Ice Fishing for Stocked Brook Trout

by | Dec 14, 2015 | Big Blog, Fishing and Hunting | 0 comments

Finding productive water is one of the most vexing aspects of brook trout fishing. We research, explore and even eaves drop to become enlightened. We search by truck, snowmobile and snowshoe, chasing the dream of icing a brace of robust speckled trout from the snowy quiet of a secluded lake.


What many people don’t know is that this dream-like scenario is repeated with frequency throughout Northeastern Ontario, and most often by anglers who have embraced the allure of stocked lakes. Thanks to Ontario’s stocking program, the names and locations of recipient lakes are written in black and white. With the first major hurdle removed we can pour less of our resources into searching and more into angling.

Catching hatchery-reared specimens may not have the same resonance as tangling with native brook trout, but these stocked trout wear their speckles with pride. They are every bit as aggressive in battle, as stunning for photographs and as tasty as their native brethren.

C-3-15DRBrook trout have been stocked in Ontario for well over 100 years for various reasons. Today, most stocking is done on a ‘put, grow and take’ basis to provide a sport fishery for anglers. Close to 1 million hatchery-raised brook trout are stocked annually into Ontario waters and Northeastern Ontario receives her fair share.

Recipient lakes are assessed by the Ministry of Natural Resources and Forestry (MNRF) to determine they have what it takes to grow trout. Actual stocking is generally a cooperative effort between MNRF and game and fish clubs. Historically, these lakes may never have held trout but the introduced brookies take advantage of the feed in the lake to grow corpulent and provide an additional sport fishery.

The hunt for brook trout begins by picking up a stocking list for the district we intend to fish. Available at MNRF District offices or sporting goods shops, stocking lists coupled with a topographic map point to serious speckled opportunity. You can also use MNRF’s Fish ON-Line tool to find stocked lakes.

Choosing Your Destination

There are many variables affecting the size and numbers of fish in a stocked lake, but the most predictable is angling pressure. The harder a lake is to access, the fewer anglers and fewer fish removed. With all things being equal, low-pressure equals great fishing.

Virtually every lake on the list will be accessible, but some are more difficult to reach than others. Working from the assumption that we want lots of action and the chance at catching large fish, we should scour the map for the stocked lake that is hardest to get to. It may lie at the end of a long snowmobile, ski or snowshoe trails, but there are inland lakes in Northeastern Ontario where brook trout grow in excess of 10 pounds. Even a fish half that size has been known to make ice anglers grin.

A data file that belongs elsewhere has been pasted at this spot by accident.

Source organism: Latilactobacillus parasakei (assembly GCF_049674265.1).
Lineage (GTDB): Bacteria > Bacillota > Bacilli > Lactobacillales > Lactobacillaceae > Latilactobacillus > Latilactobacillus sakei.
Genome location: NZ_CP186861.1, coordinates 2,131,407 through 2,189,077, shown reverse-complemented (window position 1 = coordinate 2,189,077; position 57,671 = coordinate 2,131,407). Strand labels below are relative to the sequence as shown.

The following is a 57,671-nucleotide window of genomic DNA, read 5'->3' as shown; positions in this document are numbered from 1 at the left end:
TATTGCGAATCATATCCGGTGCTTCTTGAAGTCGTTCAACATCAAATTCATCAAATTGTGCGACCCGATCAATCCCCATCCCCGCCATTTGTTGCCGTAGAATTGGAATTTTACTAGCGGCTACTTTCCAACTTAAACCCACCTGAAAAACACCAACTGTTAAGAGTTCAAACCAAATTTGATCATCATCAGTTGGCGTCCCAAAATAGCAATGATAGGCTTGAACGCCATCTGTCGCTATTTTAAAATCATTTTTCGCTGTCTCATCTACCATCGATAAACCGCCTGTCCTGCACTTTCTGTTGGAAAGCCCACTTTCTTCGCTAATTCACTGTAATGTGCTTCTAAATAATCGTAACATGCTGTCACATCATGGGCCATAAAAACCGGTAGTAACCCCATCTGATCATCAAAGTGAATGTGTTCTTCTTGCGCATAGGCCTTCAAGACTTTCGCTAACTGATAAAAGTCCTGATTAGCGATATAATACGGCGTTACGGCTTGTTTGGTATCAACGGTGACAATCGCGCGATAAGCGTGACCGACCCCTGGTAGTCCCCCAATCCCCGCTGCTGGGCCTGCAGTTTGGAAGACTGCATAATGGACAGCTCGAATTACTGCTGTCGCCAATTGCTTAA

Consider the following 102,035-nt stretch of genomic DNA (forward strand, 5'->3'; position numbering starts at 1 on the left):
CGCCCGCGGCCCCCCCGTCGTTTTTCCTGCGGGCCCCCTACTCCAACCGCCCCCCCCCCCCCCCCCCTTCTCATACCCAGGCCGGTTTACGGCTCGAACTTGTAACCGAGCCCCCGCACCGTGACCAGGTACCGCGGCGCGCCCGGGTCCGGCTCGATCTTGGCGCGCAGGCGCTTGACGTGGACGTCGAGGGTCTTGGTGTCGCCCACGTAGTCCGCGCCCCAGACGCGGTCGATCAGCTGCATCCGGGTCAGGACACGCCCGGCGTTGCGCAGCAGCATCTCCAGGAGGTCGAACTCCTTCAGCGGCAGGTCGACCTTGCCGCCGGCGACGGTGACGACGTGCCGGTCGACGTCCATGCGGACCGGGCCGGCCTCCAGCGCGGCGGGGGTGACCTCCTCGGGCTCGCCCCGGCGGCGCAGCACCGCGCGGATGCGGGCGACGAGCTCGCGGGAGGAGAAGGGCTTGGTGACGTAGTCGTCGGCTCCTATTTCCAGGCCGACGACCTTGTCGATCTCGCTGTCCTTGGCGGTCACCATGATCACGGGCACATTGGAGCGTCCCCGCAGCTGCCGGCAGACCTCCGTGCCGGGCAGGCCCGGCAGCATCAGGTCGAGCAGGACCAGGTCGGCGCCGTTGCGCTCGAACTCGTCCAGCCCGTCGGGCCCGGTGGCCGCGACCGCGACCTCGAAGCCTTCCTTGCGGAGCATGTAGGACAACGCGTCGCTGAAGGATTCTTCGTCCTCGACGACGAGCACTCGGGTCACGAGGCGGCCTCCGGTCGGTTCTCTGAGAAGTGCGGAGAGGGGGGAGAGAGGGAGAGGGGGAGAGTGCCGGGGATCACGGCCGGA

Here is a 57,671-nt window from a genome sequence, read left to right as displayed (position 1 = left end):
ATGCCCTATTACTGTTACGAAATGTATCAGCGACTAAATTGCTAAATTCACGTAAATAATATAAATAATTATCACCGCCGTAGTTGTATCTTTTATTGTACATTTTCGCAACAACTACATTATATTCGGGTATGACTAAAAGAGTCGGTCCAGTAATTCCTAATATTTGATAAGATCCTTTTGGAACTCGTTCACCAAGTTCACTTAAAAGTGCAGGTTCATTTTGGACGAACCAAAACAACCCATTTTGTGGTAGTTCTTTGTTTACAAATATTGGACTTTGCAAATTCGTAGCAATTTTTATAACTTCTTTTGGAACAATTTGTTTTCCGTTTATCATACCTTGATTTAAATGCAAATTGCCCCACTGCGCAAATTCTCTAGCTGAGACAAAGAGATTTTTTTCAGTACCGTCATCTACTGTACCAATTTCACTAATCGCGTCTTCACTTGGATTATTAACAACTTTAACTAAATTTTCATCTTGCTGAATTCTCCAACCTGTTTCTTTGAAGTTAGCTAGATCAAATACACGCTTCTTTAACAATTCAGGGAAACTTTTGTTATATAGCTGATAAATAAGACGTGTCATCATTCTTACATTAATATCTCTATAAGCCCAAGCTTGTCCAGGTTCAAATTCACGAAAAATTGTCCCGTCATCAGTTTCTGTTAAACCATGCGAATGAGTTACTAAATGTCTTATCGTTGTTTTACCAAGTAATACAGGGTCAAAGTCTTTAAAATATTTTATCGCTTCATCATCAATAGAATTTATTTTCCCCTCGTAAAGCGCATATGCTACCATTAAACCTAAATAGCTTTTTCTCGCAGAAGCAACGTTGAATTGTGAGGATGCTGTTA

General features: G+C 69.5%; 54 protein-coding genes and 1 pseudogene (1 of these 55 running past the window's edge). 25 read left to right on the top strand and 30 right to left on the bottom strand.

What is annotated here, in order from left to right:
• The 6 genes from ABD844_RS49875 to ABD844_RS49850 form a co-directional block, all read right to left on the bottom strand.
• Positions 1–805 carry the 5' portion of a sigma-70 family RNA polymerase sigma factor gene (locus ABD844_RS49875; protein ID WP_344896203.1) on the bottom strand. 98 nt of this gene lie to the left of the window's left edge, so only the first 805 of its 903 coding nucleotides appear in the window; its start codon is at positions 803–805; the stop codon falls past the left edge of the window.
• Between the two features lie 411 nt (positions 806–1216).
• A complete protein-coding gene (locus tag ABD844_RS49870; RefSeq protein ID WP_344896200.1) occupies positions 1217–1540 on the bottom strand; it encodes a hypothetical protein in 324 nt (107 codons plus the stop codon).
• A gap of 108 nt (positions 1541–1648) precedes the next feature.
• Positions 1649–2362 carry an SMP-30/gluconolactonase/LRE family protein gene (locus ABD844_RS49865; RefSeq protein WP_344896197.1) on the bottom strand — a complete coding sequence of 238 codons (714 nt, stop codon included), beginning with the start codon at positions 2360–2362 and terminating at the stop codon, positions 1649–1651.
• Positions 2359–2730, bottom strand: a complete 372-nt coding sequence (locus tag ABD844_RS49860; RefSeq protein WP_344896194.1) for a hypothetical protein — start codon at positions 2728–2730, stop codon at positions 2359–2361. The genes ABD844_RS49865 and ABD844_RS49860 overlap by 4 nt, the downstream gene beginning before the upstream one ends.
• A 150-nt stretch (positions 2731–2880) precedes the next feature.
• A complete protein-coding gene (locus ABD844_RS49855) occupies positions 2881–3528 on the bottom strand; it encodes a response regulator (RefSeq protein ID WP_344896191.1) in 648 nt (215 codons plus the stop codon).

Another tactic in choosing waters is to ask around locally for the best fishing spots. Information gleaned should be carefully filtered with the knowledge that trout anglers are not always reliable. We must also consider the dynamics of a local fishery. Often an easily accessed lake will get fished down and lay forgotten for years. The result is an ignored lake laying under the nose of anglers and brimming with brook trout.

Enticing Winter Brook Trout

Throughout the winter, brook trout cruise the rich shallow feeding grounds for nymphs, leeches, minnows, snails, crayfish and freshwater shrimp. It follows that live bait is an effective enticement. With worms and minnows readily available in winter, check regulations for bait restrictions then stock up on the appropriate temptation.

C-3-550While brook trout feed in the shallows, they like the security of deep water nearby, making the ideal spot a shallow area adjacent to the depths. Points, islands, inflows and outflows, rock piles and narrows all point to shallow feeding areas. After choosing a spot, drill at least six holes per angler covering a range of depths from as shallow as two feet down to about 12.

A number six or eight single hook weighted with split shot works well to suspend live bait just off bottom. Hook night crawlers once through the head and 6-14 cm minnows just behind the dorsal fin. Above-ice set-ups include commercial tip-ups, gads or 28 to 36-inch jigging rods.

Tandem live-bait rigs can be effective but jigging a second line is often the undoing of buxom squaretails. Aggressively lifting our rod tip and letting it down imparts movement to ¼ to ¾ ounce shiny spoons in combinations of silver, blue, black, red and bronze.

Work both presentations from hole to hole until we connect. Any lingering doubts about hatchery imports are purged with the authoritative strike of a thriving trout. As the battle wages on, the charm of stocked lakes hits us like a slap across the face with a broad square tail.

In a perfect world there would be enough easily accessed native brook trout waters to meet the swelling demands of Northeastern Ontario anglers. Perfection in angling remains illusive but stocked lakes bring us closer to the ideal.

About James Smedley

Professional photographer and writer James Smedley’s contributions - more than 400 written pieces and close to 1,000 images - to U.S. and Canadian books, magazines and newspapers have earned him over 40 National and International awards. In addition to teaching photography workshops, James is Travel Editor at Ontario OUT OF DOORS Magazine. James has fly fished for brook trout and arctic grayling in far northern rivers and continues to cast for trout, bass and steelhead near his home in the northern Ontario town of Wawa where he lives with his wife Francine and daughters Islay and Lillian.